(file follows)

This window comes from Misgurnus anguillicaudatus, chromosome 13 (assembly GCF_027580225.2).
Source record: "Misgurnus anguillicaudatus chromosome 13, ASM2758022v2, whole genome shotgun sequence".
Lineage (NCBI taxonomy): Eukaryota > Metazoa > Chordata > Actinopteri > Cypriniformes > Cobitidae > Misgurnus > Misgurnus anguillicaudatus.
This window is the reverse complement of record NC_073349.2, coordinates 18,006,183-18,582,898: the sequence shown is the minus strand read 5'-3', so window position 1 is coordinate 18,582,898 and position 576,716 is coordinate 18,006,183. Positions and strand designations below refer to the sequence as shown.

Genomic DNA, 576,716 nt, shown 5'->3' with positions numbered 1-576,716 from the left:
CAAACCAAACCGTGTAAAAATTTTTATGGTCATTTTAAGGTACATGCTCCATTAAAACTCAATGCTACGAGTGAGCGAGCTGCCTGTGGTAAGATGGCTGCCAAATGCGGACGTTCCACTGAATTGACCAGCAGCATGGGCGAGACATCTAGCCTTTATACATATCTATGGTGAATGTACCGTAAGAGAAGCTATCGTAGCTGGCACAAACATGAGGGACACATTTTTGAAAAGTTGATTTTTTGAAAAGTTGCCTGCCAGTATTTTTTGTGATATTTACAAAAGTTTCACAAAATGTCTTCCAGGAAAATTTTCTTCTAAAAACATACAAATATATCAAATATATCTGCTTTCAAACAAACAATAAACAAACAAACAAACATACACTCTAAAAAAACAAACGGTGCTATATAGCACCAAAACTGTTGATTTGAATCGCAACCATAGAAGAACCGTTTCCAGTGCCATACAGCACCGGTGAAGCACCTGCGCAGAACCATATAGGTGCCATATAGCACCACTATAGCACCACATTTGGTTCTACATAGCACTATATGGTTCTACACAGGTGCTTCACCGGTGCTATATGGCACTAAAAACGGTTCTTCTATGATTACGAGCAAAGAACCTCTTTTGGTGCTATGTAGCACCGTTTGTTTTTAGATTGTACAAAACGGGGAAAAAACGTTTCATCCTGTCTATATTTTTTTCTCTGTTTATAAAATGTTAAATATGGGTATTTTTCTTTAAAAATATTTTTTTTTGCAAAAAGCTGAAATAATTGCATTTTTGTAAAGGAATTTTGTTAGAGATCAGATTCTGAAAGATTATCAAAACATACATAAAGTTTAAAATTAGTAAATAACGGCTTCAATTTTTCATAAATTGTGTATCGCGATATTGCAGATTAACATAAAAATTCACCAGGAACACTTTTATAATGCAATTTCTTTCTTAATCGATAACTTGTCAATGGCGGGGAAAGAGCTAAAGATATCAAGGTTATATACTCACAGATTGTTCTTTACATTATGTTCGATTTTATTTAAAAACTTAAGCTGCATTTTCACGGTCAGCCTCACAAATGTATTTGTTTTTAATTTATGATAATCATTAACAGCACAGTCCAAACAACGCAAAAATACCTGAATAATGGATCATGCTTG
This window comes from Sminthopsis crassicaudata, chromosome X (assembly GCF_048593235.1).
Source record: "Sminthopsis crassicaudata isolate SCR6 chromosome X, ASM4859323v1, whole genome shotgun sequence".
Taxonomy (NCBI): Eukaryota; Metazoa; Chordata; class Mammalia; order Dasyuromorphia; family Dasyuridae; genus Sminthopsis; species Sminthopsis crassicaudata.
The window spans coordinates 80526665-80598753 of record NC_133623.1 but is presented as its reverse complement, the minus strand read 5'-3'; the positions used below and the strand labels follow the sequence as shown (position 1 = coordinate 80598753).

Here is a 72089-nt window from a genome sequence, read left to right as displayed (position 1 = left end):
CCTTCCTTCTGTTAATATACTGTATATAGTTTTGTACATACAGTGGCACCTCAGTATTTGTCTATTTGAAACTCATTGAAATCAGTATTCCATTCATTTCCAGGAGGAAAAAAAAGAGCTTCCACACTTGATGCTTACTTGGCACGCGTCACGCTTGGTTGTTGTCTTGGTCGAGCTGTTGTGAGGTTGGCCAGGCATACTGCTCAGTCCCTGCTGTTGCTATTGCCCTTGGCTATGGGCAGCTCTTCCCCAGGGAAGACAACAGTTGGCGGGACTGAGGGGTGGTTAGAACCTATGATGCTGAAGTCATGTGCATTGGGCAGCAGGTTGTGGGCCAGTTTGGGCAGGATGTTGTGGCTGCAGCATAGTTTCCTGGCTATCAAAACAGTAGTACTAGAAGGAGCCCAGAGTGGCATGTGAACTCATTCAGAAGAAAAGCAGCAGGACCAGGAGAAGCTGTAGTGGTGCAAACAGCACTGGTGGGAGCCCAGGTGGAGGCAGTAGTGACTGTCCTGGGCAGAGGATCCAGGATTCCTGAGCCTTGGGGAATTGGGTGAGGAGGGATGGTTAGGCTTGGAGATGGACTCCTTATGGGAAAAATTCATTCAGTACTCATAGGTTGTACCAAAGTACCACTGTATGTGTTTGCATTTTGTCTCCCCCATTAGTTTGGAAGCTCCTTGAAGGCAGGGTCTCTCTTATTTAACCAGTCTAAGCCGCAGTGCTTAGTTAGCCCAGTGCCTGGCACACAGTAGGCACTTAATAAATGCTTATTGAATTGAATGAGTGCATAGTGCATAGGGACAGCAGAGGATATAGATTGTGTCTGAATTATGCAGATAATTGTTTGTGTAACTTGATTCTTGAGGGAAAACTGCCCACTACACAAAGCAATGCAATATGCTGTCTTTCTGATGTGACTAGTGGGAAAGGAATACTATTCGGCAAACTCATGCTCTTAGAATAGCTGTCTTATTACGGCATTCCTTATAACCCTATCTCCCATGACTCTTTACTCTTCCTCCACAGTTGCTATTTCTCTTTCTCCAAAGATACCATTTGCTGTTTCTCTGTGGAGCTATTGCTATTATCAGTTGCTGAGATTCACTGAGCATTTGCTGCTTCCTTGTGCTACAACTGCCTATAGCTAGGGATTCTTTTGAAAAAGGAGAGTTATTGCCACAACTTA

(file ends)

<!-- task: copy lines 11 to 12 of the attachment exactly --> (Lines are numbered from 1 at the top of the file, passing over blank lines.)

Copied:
Here is a 72089-nt window from a genome sequence, read left to right as displayed (position 1 = left end):
CCTTCCTTCTGTTAATATACTGTATATAGTTTTGTACATACAGTGGCACCTCAGTATTTGTCTATTTGAAACTCATTGAAATCAGTATTCCATTCATTTCCAGGAGGAAAAAAAAGAGCTTCCACACTTGATGCTTACTTGGCACGCGTCACGCTTGGTTGTTGTCTTGGTCGAGCTGTTGTGAGGTTGGCCAGGCATACTGCTCAGTCCCTGCTGTTGCTATTGCCCTTGGCTATGGGCAGCTCTTCCCCAGGGAAGACAACAGTTGGCGGGACTGAGGGGTGGTTAGAACCTATGATGCTGAAGTCATGTGCATTGGGCAGCAGGTTGTGGGCCAGTTTGGGCAGGATGTTGTGGCTGCAGCATAGTTTCCTGGCTATCAAAACAGTAGTACTAGAAGGAGCCCAGAGTGGCATGTGAACTCATTCAGAAGAAAAGCAGCAGGACCAGGAGAAGCTGTAGTGGTGCAAACAGCACTGGTGGGAGCCCAGGTGGAGGCAGTAGTGACTGTCCTGGGCAGAGGATCCAGGATTCCTGAGCCTTGGGGAATTGGGTGAGGAGGGATGGTTAGGCTTGGAGATGGACTCCTTATGGGAAAAATTCATTCAGTACTCATAGGTTGTACCAAAGTACCACTGTATGTGTTTGCATTTTGTCTCCCCCATTAGTTTGGAAGCTCCTTGAAGGCAGGGTCTCTCTTATTTAACCAGTCTAAGCCGCAGTGCTTAGTTAGCCCAGTGCCTGGCACACAGTAGGCACTTAATAAATGCTTATTGAATTGAATGAGTGCATAGTGCATAGGGACAGCAGAGGATATAGATTGTGTCTGAATTATGCAGATAATTGTTTGTGTAACTTGATTCTTGAGGGAAAACTGCCCACTACACAAAGCAATGCAATATGCTGTCTTTCTGATGTGACTAGTGGGAAAGGAATACTATTCGGCAAACTCATGCTCTTAGAATAGCTGTCTTATTACGGCATTCCTTATAACCCTATCTCCCATGACTCTTTACTCTTCCTCCACAGTTGCTATTTCTCTTTCTCCAAAGATACCATTTGCTGTTTCTCTGTGGAGCTATTGCTATTATCAGTTGCTGAGATTCACTGAGCATTTGCTGCTTCCTTGTGCTACAACTGCCTATAGCTAGGGATTCTTTTGAAAAAGGAGAGTTATTGCCACAACTTA